While we won’t be able to do our in-depth analysis of children’s health coverage trends this fall due to problems collecting American Community Survey data during the pandemic, the Census Bureau did release a report on national trends in health insurance coverage in 2020 using the Current Population Survey Annual Social and Economic Supplement.
Overall, the report found that 5.6 percent of kids were uninsured throughout 2020 – a total of nearly 4.3 million children that went without coverage. In 2017, as readers of SayAhhh! know, the number of uninsured children started going in the wrong direction – using this data set 5 percent of kids were uninsured in 2017. Figure 1 shows that change over time using the Current Population Survey.
National Child Uninsured Rates, by Age Group
Many may be surprised that the Census Bureau report shows no statistically significant increase in the number of uninsured kids from 2018 to 2020. Given the economic effects of the recession associated with the pandemic, many were expecting a large increase in the number of uninsured families. Indeed the Bureau reported that overall median family income went down for the first time since 2011, and the number of full-time, year-round workers declined from 2019 to 2020. Additionally, the uninsured rate for non-elderly adults working less than full-time did increase significantly, from 14.6 percent in 2018 to 16.4 percent in 2020.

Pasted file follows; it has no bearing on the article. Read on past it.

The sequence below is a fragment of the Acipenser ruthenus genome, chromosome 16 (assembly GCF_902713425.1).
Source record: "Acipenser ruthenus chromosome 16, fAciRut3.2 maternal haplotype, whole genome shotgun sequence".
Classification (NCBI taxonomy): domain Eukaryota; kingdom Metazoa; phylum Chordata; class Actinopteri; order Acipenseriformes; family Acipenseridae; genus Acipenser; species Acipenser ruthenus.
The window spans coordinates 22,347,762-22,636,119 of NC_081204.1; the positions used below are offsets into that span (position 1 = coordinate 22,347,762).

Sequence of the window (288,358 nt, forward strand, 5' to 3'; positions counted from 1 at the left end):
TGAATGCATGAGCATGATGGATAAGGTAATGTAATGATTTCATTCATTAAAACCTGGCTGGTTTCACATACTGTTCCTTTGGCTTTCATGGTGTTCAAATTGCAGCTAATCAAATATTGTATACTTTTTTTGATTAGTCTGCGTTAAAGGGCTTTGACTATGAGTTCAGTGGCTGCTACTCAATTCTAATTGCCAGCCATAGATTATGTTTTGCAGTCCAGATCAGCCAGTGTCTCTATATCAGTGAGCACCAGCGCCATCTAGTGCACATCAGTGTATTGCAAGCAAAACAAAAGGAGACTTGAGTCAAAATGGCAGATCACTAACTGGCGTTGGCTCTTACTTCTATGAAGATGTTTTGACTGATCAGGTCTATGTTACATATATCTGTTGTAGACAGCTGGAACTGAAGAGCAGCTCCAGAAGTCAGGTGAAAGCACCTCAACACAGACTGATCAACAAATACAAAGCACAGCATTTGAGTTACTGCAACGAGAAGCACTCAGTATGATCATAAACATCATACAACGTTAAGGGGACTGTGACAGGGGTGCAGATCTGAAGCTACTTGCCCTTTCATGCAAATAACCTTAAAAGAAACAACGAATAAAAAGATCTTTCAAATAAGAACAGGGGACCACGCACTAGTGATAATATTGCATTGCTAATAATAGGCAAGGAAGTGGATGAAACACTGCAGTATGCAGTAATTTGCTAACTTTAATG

But just because the topline number for kids hasn’t changed that much, one should not assume that things weren’t happening below the surface. A few reflections on looking more closely at the Census Bureau’s findings:
- More kids may have been uninsured throughout the year. The CPS only counts people as uninsured if they did not have any insurance coverage during the entire previous year. However, the survey recently started reporting estimates of how many people were only covered for part of the year. In 2020, an additional 3.6 million children were uninsured for part of the year. So just shy of 8 million kids (or 10.4 percent) were uninsured for part or all of 2020.
- Overall, higher income kids did slightly better and the poorest kids did considerably worse. The uninsured rate for children under the poverty line rose significantly from 7.8 percent in 2018 to 9.3 percent in 2020. This is an increase of 19 percent. Meanwhile the highest income kids saw their health insurance coverage rates improve slightly – from an already high 97.4 percent covered to 97.8 percent covered. This no doubt reflects the disparate effects the pandemic had on upper income families and those families struggling to make ends meet. Unfortunately we can’t get a closer look to look at how kids just over the poverty line fared (i.e. from 100% of FPL to 200% of FPL). These kids traditionally have had the highest uninsured rate but that may have changed in 2020.
- We know that the Medicaid disenrollment freeze offered critical protection to kids and families avoiding any “red tape” losses as states were not allowed to disenroll people for small changes in income or paperwork snafus. The Census CPS data likely understates the role Medicaid played when compared to federal administrative data that shows considerable growth in enrollment.